There’s another market for opportunity out there. One often overlooked. It’s a market where consumer units are a mix between people trying to stay in the middle class or striving to reach it. Where a segment uses a culture of improvised self sufficiency and government support just to make it.

The Bureau of Labor Statistics breaks our economy into five income brackets. Much of the target for products and services is the two top brackets, consumers making more than $96 thousand. Disposable income fuels a slew of luxury items in hot competition with each other.

However, these two brackets only represent 30% of the 132 million consumer units in the United States. Surprisingly, the three lower brackets representing 92 million consumer units combined almost equal the spending of the top two. No wonder it has attracted business models like the dollar stores.

This other market often falls outside the traditional profit thinking of many. Part of the reason is the breadth and diversity of the market. The basics of living rule here over luxury items. It is the land of the midnight mechanic, payday loans, quirky small business, and gaps in community building blocks.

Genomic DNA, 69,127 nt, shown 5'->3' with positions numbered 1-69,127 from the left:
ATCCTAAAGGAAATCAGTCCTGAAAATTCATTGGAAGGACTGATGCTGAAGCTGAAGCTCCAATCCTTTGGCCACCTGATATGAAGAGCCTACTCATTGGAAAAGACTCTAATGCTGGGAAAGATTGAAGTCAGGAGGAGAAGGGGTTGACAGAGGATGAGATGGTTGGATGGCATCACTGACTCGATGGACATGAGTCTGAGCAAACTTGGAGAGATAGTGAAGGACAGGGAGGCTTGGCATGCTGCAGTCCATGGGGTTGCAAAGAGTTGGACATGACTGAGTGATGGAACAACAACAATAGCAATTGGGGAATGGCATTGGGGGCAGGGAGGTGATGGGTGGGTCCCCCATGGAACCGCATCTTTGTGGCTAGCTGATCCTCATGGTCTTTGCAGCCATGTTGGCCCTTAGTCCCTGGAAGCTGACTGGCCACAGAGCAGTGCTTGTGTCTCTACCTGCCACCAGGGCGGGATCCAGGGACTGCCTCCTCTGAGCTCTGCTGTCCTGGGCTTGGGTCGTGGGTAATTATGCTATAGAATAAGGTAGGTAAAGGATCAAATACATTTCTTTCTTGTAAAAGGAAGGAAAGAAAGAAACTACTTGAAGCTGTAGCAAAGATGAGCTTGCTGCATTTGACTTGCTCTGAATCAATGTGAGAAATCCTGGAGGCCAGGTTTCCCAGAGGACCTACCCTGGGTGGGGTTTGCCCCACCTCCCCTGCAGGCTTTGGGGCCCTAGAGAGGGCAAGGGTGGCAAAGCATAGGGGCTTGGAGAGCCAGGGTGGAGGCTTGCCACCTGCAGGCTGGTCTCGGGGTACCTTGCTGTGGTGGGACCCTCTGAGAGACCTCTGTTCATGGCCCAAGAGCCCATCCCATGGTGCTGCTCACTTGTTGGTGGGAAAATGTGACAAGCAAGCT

There are many areas worthy of exploring for profit in this other market. Some include 1) leveraging government programs to foster growth and fill community gaps, 2) bringing new products and services to market that will better benefit the consumer, 3) working with small business owners to help them scale up in size and practices, and 4) partnering or forming non profits to help people move toward self sufficiency.

The challenges and hurdles to success in the other market are high, but so are the opportunities.